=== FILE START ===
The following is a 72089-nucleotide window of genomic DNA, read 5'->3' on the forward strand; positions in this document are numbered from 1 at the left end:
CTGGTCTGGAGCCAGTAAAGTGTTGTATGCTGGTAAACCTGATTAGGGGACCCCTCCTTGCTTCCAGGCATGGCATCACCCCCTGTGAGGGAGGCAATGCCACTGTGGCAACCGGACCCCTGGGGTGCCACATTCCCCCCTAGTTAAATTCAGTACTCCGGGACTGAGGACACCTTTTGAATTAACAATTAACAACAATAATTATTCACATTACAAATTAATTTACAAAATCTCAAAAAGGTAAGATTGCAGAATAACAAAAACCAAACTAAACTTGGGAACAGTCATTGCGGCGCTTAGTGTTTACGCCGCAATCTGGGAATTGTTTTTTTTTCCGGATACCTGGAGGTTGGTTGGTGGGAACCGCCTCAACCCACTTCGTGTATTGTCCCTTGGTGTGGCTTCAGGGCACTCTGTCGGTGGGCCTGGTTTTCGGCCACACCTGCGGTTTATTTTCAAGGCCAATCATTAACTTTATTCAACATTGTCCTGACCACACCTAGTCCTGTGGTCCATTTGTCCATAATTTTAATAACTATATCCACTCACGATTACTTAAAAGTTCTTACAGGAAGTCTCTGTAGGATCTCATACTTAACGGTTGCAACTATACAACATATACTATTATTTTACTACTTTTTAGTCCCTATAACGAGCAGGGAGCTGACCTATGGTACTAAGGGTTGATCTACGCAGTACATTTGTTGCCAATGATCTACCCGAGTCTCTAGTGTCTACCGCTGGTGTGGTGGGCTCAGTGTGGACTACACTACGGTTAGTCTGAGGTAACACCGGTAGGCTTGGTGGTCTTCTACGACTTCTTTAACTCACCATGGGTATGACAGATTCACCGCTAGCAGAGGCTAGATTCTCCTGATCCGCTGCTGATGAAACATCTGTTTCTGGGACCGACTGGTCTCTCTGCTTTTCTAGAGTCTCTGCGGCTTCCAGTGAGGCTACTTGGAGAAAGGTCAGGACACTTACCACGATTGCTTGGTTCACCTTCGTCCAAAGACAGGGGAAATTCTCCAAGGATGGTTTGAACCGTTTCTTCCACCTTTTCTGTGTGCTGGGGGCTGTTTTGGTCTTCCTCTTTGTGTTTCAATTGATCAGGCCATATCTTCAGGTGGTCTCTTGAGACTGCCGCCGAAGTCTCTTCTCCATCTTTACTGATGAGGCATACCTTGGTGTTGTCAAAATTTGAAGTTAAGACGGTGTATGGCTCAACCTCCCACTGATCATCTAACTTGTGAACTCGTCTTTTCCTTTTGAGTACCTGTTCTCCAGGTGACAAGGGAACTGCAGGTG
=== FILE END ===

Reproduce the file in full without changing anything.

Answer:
The following is a 72089-nucleotide window of genomic DNA, read 5'->3' on the forward strand; positions in this document are numbered from 1 at the left end:
CTGGTCTGGAGCCAGTAAAGTGTTGTATGCTGGTAAACCTGATTAGGGGACCCCTCCTTGCTTCCAGGCATGGCATCACCCCCTGTGAGGGAGGCAATGCCACTGTGGCAACCGGACCCCTGGGGTGCCACATTCCCCCCTAGTTAAATTCAGTACTCCGGGACTGAGGACACCTTTTGAATTAACAATTAACAACAATAATTATTCACATTACAAATTAATTTACAAAATCTCAAAAAGGTAAGATTGCAGAATAACAAAAACCAAACTAAACTTGGGAACAGTCATTGCGGCGCTTAGTGTTTACGCCGCAATCTGGGAATTGTTTTTTTTTCCGGATACCTGGAGGTTGGTTGGTGGGAACCGCCTCAACCCACTTCGTGTATTGTCCCTTGGTGTGGCTTCAGGGCACTCTGTCGGTGGGCCTGGTTTTCGGCCACACCTGCGGTTTATTTTCAAGGCCAATCATTAACTTTATTCAACATTGTCCTGACCACACCTAGTCCTGTGGTCCATTTGTCCATAATTTTAATAACTATATCCACTCACGATTACTTAAAAGTTCTTACAGGAAGTCTCTGTAGGATCTCATACTTAACGGTTGCAACTATACAACATATACTATTATTTTACTACTTTTTAGTCCCTATAACGAGCAGGGAGCTGACCTATGGTACTAAGGGTTGATCTACGCAGTACATTTGTTGCCAATGATCTACCCGAGTCTCTAGTGTCTACCGCTGGTGTGGTGGGCTCAGTGTGGACTACACTACGGTTAGTCTGAGGTAACACCGGTAGGCTTGGTGGTCTTCTACGACTTCTTTAACTCACCATGGGTATGACAGATTCACCGCTAGCAGAGGCTAGATTCTCCTGATCCGCTGCTGATGAAACATCTGTTTCTGGGACCGACTGGTCTCTCTGCTTTTCTAGAGTCTCTGCGGCTTCCAGTGAGGCTACTTGGAGAAAGGTCAGGACACTTACCACGATTGCTTGGTTCACCTTCGTCCAAAGACAGGGGAAATTCTCCAAGGATGGTTTGAACCGTTTCTTCCACCTTTTCTGTGTGCTGGGGGCTGTTTTGGTCTTCCTCTTTGTGTTTCAATTGATCAGGCCATATCTTCAGGTGGTCTCTTGAGACTGCCGCCGAAGTCTCTTCTCCATCTTTACTGATGAGGCATACCTTGGTGTTGTCAAAATTTGAAGTTAAGACGGTGTATGGCTCAACCTCCCACTGATCATCTAACTTGTGAACTCGTCTTTTCCTTTTGAGTACCTGTTCTCCAGGTGACAAGGGAACTGCAGGTG